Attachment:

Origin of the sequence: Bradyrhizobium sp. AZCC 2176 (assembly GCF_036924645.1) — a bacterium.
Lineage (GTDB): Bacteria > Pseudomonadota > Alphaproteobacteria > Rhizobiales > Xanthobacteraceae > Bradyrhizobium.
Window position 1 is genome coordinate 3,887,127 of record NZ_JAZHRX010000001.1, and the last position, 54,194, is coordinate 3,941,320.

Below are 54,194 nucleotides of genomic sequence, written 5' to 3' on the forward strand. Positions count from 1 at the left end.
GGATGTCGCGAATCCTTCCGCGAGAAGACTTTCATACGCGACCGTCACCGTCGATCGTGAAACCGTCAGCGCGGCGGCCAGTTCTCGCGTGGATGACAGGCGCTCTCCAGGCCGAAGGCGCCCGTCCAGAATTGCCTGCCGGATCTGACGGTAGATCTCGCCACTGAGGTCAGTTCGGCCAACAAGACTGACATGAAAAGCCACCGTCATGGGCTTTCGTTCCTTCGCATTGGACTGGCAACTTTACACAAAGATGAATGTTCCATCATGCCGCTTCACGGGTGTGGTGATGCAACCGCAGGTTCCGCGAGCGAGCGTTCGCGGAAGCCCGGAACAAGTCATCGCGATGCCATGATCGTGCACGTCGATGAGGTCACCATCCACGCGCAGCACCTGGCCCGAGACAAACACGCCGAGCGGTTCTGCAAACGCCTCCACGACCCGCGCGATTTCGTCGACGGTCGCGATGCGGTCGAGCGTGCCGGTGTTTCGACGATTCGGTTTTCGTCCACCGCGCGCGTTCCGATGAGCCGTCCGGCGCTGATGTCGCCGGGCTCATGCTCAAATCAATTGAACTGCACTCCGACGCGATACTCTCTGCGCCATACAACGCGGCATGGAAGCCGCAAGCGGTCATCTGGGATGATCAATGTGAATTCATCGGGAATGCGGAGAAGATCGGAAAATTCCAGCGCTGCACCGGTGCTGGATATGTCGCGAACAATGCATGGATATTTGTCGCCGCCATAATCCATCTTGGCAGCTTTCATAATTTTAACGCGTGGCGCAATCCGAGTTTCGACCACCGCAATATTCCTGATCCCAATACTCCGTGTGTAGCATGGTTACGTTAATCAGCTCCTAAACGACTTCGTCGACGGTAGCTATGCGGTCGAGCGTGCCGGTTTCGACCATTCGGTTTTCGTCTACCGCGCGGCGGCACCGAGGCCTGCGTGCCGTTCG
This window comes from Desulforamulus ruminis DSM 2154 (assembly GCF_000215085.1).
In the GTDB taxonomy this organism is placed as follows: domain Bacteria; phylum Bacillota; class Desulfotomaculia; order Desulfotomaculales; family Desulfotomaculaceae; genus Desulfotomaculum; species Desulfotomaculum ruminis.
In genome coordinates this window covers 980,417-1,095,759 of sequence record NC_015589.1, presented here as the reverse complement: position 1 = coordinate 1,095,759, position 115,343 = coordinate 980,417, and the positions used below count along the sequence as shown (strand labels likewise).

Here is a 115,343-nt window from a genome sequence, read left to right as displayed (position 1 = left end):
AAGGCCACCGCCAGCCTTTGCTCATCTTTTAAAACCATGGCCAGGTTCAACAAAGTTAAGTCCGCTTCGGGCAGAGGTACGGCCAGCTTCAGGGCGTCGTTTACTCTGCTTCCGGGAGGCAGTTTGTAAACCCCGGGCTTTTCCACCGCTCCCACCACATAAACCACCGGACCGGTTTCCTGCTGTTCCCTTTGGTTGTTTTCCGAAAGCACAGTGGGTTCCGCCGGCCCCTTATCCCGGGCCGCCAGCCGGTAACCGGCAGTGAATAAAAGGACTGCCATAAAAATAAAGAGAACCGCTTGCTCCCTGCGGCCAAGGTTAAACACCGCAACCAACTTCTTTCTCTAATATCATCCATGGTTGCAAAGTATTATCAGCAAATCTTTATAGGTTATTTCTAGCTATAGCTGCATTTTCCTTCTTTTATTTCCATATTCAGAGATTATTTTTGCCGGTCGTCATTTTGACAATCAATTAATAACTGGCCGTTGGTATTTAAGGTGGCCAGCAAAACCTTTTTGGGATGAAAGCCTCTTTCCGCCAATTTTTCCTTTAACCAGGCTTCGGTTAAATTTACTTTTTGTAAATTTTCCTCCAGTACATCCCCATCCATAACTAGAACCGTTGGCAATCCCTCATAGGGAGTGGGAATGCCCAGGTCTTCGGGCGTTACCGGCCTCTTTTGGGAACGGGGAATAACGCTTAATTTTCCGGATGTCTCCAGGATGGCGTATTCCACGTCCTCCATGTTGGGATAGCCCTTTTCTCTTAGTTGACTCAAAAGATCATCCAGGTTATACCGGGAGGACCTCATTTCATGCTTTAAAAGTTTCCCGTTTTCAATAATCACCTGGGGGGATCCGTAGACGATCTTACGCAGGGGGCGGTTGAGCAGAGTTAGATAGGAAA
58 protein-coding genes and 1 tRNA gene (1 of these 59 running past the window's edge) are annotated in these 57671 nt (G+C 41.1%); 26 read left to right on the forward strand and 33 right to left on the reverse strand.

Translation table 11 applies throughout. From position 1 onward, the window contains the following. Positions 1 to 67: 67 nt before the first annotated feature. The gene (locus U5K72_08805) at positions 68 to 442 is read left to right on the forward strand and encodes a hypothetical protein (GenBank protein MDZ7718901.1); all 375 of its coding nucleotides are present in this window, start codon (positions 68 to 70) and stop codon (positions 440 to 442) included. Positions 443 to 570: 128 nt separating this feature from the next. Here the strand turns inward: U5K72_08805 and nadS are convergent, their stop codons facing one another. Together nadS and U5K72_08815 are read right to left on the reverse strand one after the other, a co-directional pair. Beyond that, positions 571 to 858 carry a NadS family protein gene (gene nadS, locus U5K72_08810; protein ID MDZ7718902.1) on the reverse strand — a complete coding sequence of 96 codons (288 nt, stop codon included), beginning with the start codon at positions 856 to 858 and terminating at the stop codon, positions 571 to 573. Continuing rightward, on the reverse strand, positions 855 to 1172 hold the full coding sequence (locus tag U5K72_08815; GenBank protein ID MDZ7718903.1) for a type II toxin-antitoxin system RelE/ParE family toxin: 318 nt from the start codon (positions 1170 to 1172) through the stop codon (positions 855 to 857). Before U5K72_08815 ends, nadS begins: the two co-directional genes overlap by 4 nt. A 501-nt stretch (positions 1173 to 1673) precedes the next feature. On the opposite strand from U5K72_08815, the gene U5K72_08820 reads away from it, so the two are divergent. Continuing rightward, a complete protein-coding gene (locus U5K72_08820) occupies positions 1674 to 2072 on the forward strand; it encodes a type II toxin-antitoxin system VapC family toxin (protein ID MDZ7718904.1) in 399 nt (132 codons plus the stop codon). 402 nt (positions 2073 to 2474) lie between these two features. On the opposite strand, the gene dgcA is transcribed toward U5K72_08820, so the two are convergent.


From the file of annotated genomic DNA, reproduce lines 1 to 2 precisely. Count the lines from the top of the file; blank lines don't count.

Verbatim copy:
Origin of the sequence: Bradyrhizobium sp. AZCC 2176 (assembly GCF_036924645.1) — a bacterium.
Lineage (GTDB): Bacteria > Pseudomonadota > Alphaproteobacteria > Rhizobiales > Xanthobacteraceae > Bradyrhizobium.